Looking slowly at student work together

A former high school Economics teacher and education policymaker from Singapore, Jolyn Chua recently completed her Masters in Education (Mind, Brain and Education) at the Harvard Graduate School of Education. She has been attending Out of Eden Learn team meetings.

Water truck

“The first picture is a picture of a water supplier that runs around India. In India, they need to carry the water by these trucks, so I see this truck every day. But every time I see this truck, I see the water is leaking. I thought you can change to water and sewer services so the water won’t leak and when there is a traffic jam, still everyone can use the waters. So, I don’t understand why they don’t use the water and sewer services.”

-Out of Eden Learn student, destructionking, Chennai, India, ‘Take a Walk in Your Neighborhood’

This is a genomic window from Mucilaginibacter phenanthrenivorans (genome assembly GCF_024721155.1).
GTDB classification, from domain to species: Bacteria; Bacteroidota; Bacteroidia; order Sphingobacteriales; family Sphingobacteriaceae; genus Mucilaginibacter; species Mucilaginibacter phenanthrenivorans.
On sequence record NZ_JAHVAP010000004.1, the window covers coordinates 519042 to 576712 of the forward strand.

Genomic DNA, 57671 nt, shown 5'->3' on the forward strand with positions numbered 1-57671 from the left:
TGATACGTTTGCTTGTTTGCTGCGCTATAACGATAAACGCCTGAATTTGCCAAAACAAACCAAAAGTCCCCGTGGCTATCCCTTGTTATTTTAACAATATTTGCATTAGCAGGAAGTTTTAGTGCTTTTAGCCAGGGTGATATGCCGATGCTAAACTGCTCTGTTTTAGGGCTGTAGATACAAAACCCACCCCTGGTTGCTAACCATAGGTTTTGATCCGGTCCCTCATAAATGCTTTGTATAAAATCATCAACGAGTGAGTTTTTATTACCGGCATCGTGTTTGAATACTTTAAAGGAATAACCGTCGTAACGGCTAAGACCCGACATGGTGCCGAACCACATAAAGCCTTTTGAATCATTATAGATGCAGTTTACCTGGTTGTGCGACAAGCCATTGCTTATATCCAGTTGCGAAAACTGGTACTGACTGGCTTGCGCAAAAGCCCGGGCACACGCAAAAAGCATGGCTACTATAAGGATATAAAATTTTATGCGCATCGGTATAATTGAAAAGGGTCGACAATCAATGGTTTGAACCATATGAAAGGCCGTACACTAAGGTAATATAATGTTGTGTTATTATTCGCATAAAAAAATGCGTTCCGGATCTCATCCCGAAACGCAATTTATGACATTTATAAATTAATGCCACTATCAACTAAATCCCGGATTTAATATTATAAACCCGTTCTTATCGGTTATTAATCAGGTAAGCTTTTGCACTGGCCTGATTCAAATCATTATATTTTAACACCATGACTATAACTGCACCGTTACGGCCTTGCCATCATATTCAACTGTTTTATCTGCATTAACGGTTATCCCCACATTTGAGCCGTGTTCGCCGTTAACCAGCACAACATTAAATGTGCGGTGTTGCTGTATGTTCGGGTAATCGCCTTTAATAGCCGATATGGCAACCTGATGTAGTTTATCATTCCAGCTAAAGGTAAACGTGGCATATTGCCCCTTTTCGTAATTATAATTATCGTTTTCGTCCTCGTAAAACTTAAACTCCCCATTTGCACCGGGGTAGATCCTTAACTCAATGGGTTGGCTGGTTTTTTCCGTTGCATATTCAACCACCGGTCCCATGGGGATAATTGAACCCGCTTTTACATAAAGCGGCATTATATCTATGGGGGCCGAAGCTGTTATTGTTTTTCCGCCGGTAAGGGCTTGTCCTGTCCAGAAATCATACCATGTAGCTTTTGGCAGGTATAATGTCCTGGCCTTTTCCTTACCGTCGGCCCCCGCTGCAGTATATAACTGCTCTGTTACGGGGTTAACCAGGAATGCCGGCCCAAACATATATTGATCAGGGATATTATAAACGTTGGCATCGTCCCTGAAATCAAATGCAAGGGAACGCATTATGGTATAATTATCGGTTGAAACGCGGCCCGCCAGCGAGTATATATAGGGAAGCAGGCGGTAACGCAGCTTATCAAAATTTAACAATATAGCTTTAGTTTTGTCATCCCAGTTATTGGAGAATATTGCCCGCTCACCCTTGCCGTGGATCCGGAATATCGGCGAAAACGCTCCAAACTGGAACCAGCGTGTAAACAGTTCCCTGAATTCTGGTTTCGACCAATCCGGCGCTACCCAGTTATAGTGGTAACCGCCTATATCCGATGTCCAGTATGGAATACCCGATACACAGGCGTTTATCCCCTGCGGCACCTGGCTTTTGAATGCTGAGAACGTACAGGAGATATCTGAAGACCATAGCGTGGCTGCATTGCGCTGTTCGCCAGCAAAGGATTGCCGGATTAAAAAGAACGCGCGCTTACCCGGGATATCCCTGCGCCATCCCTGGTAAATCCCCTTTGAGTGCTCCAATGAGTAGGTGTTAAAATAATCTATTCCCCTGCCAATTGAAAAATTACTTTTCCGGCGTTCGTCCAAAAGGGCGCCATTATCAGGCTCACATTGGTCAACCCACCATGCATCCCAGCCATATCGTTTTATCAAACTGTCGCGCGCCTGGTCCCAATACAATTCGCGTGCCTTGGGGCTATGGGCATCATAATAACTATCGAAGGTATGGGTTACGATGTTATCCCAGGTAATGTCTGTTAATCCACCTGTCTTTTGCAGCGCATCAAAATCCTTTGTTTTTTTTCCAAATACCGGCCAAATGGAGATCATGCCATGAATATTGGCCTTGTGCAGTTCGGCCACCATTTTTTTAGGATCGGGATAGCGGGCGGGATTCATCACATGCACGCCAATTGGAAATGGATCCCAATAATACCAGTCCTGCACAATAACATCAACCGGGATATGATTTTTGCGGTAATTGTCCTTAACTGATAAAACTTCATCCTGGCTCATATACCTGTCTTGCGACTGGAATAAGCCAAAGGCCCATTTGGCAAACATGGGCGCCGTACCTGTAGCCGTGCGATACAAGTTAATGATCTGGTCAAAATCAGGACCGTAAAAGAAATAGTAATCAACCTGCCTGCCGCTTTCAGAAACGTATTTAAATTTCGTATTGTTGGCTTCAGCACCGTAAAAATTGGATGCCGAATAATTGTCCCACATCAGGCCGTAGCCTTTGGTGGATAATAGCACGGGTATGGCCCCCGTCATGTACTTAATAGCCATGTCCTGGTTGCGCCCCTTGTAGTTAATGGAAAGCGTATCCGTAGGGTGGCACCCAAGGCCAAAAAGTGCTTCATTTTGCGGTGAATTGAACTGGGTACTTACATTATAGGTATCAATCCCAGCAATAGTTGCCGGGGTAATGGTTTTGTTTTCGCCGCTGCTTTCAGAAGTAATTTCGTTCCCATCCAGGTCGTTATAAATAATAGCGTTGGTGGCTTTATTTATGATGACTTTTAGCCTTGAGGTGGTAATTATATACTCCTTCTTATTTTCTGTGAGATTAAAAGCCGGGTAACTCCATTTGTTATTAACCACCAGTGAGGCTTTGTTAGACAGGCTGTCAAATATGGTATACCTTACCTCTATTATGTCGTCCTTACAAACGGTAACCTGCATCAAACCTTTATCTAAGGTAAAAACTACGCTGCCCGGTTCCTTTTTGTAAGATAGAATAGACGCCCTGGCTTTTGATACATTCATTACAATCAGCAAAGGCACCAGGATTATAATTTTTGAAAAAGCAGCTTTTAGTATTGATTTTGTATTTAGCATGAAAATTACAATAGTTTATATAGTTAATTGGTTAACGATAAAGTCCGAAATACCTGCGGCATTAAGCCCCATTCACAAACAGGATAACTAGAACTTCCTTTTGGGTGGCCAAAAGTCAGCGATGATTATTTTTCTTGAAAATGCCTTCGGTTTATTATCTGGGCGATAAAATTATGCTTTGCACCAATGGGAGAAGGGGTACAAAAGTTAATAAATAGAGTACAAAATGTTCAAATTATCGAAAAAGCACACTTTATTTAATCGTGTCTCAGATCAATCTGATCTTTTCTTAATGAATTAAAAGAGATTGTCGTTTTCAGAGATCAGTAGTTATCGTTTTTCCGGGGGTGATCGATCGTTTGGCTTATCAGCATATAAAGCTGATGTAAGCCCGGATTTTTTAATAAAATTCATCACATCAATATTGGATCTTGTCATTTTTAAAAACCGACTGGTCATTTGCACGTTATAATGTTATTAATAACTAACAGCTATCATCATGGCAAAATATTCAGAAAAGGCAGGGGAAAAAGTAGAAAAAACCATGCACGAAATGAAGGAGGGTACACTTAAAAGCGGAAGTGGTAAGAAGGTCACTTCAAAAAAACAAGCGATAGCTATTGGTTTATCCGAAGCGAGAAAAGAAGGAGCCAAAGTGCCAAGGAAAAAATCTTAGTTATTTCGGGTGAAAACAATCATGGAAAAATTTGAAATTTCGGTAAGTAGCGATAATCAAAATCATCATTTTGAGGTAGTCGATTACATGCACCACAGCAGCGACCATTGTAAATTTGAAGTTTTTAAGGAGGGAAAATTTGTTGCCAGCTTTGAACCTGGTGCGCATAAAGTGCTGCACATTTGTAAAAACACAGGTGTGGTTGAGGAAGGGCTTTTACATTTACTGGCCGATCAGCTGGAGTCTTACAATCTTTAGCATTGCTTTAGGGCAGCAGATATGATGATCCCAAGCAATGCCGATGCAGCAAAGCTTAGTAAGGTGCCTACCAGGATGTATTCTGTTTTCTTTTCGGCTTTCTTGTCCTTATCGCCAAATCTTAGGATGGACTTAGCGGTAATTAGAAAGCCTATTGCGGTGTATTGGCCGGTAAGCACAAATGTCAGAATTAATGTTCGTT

Behind every piece of student work is the ever-changing story of a child’s personality, intellectual interests, strengths and struggles. What inspires this child to wonder? What does the child care about? What was the child working on, or trying to understand when working on this?

Inspired by the class we took recently with long-time Project Zero researcher Tina Blythe, my friend and fellow HGSE student Anjali Rodrigues and I led an hour-long Google+ Hangout to look at a piece of student work from Out of Eden Learn (OOEL). The recording of the session can be viewed here via OOEL’s Youtube channel.

Joining us were OOEL educators Anna Moutafidou, Natalie Belli and Rob Martin, who teach in Greece, the U.S. and India respectively. Liz Dawes Duraisingh, Carrie James and Sarah Sheya from the OOEL research team also participated.

We chose to look at the work of destructionking, one of Rob’s students and selected this photograph, from Footstep 3 of Learning Journey 1: Taking Neighborhood Walks. Using the Collaborative Assessment Conference, a discussion protocol designed by Steve Seidel and Project Zero colleagues, we came together to look slowly at this intriguing piece of student work.

By looking slowly and closely, our group began to notice features of the student’s work that we might otherwise have glossed over. In Step 2 of the CAC we ask ourselves: “What do you see?”